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I have a 10m peer tree that every year produces hundreds (thousands?) of small pears. Every year the pears are destroying the grass underneath, and require a lot of work to clean.

Is there anything I can do (such as sterilize it)?

Otherwise I might have to cut the tree down.

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lukasz, you might want to look at: gardening.stackexchange.com/questions/1647/… –  Tea Drinker Oct 30 '11 at 12:57
    
Do you get any mature fruit? If it is dropping everything as small fruit, how long between flowering and fruit drop? The tree may have problems which you can address to get better fruit (maybe it's poorly pollinated!), but that doesn't sound like your present goal. –  Erik Olson Nov 1 '11 at 5:57

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up vote 5 down vote accepted

I presume that manual thinning of the fruit due to the quantity and size of the fruit is impractical. There are a range of chemicals that can be used to prevent or reduce fruit production, but none appear to be a good choice for your situation. A common deflowering agent, Florel, when sprayed on a tree, enters the plant, and is converted into ethylene. Ethylene signals to the tree that it is under stress. If applied while the tree is in bloom, Florel will cause most of the flowers to fall off reducing fruit production. Unfortunately, spraying this chemical on a large tree without drift onto non-target plants is difficult to impossible. There are a bunch of other chemicals used in orchards for thinning fruit that have the same problem and, in the case of Sevin, toxicity to bees. Snipper is an injectable chemical that eliminates the drift problem and has been shown to be effective on ornamental fruit trees, but, so far, it is only labeled for use on sweet gum trees (Liquidambar).

Your best choice is to replace the patch of grass under your tree with a ground cover. There are quite a few options:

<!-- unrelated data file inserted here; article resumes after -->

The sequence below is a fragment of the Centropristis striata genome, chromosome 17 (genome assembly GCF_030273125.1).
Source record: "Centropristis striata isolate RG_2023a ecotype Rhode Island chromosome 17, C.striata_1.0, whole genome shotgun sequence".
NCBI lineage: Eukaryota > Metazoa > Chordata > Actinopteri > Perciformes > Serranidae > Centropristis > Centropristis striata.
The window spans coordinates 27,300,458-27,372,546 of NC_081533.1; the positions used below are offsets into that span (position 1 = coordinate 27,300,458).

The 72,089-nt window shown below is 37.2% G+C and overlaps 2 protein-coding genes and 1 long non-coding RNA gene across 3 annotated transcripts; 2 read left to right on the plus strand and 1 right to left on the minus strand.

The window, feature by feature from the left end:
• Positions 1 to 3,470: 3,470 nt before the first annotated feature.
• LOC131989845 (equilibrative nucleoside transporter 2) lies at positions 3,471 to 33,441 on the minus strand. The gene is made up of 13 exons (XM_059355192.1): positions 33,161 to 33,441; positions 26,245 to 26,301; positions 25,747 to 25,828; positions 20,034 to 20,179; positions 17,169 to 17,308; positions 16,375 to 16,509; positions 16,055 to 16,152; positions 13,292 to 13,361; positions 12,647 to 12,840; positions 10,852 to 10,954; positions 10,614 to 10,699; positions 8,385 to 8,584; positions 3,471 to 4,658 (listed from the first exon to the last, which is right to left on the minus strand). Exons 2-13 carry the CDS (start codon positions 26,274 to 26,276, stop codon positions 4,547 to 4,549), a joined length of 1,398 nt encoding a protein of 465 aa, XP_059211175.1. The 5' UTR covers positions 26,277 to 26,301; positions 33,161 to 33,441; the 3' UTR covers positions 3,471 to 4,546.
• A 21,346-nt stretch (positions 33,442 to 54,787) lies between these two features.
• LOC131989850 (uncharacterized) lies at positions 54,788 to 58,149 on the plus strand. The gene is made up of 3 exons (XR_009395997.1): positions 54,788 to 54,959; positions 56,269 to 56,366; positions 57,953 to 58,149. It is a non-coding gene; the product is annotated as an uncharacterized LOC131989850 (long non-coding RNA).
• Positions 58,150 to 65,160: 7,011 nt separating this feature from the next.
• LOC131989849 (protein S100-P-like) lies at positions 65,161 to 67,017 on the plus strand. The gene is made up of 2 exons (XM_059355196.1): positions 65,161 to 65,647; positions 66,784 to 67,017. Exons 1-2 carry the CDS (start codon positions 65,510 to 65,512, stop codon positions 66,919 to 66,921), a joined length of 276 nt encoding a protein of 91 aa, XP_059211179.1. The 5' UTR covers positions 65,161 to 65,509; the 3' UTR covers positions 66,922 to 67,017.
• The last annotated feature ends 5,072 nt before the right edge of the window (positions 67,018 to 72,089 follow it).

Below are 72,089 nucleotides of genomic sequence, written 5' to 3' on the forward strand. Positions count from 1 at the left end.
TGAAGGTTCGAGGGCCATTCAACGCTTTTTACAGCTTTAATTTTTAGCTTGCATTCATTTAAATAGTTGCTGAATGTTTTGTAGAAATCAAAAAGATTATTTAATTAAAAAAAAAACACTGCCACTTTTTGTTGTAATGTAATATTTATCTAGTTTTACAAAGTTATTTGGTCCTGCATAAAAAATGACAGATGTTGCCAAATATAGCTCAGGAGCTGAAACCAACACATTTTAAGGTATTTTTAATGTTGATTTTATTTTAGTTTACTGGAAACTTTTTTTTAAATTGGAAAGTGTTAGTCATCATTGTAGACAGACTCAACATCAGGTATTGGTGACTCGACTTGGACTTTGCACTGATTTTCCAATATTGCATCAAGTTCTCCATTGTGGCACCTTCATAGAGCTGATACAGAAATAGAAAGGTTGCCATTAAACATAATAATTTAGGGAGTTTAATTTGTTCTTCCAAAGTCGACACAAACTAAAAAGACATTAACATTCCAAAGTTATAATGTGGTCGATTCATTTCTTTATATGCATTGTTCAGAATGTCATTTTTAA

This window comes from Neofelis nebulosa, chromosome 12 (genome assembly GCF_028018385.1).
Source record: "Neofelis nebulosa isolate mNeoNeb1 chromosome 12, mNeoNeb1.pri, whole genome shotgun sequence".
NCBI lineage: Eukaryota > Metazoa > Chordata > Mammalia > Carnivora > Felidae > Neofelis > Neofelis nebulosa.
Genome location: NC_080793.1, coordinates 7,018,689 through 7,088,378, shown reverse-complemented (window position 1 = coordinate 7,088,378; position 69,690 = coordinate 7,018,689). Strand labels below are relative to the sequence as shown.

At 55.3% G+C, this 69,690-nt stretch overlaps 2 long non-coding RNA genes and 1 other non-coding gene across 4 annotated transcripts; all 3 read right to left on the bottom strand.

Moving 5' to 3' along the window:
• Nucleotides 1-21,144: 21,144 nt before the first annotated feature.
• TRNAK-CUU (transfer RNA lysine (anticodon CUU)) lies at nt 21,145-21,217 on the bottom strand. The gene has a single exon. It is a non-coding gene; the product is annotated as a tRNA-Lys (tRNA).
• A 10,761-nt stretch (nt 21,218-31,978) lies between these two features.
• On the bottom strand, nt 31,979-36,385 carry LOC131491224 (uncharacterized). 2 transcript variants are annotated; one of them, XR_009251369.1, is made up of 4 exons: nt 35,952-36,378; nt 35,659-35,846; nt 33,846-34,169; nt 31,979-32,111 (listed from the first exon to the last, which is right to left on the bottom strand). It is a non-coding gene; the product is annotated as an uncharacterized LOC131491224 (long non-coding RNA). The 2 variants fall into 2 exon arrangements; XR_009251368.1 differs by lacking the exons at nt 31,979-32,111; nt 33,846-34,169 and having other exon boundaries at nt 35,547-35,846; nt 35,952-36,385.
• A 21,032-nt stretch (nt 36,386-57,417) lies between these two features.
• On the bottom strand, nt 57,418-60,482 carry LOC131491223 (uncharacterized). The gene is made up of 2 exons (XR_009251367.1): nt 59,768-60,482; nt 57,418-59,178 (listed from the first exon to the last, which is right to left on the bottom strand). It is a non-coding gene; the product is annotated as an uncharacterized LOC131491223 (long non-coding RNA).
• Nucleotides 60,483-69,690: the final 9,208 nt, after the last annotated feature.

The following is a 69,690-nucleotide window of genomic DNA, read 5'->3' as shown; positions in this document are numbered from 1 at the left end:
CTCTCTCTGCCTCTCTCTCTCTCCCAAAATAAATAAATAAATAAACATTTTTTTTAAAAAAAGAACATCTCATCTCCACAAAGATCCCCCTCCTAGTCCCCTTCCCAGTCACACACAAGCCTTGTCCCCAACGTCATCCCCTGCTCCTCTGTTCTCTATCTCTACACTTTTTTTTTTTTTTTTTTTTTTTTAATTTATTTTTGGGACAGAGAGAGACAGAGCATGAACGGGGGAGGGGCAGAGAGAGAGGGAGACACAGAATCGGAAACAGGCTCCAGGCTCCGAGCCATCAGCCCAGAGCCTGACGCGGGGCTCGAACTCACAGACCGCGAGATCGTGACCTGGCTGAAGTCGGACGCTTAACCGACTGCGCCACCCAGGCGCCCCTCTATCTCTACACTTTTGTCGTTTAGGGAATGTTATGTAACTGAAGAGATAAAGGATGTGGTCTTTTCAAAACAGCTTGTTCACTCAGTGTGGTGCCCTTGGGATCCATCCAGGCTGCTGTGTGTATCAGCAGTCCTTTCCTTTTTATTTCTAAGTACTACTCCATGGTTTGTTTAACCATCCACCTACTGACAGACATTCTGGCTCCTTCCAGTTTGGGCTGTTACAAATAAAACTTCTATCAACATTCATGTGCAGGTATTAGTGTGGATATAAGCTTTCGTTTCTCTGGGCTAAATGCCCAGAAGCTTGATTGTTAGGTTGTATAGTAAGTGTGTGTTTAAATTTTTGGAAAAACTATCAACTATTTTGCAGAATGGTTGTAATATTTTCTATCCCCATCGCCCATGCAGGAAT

Mint (Mentha sp.)

Lady's Mantle (Alchemilla mollis)

Sweet Woodruff (Galium odoratum)

Bugleweed (Ajuga reptans)

Plumbago (Ceratostigma plumbaginoides)

Japanese Spurge (Pachysandra terminalis)

Dwarf Cotoneaster (Cotoneaster dammeri)

Perennial Geranium (Geranium macrorrhizum)

St John's Wort (Hypericum calycinum)

Spotted Deadnettle (Lamium maculatum)

Ground Clematis (Clematis recta)

Dwarf Japanese Spirea (Spiraea japonica 'Alpina')

And many others.

Edit:

It appears that Snipper is now labeled for a variety of ornamentals: Ash, Black locust, Black walnut, Cherry Cottonwood, Crabapple, Gingko, Hackberry, Hickory, Honey locust, Maple, Oak, Olive, Persimmon, Plum, Tree of Heaven, Sweet gum, and Sycamore. Ornamental pear is not on the list though. There is another injectable agent for fruit control called Pinscher, which is broadly labeled for ornamentals. Either of these chemicals would have to be applied every spring by a professional arborist.

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+1 for removing the grass from under the tree... an alternative to replacing the grass with a ground cover would be to put down a non-volcano mulch (compost) ring... –  Mike Perry Oct 31 '11 at 14:54

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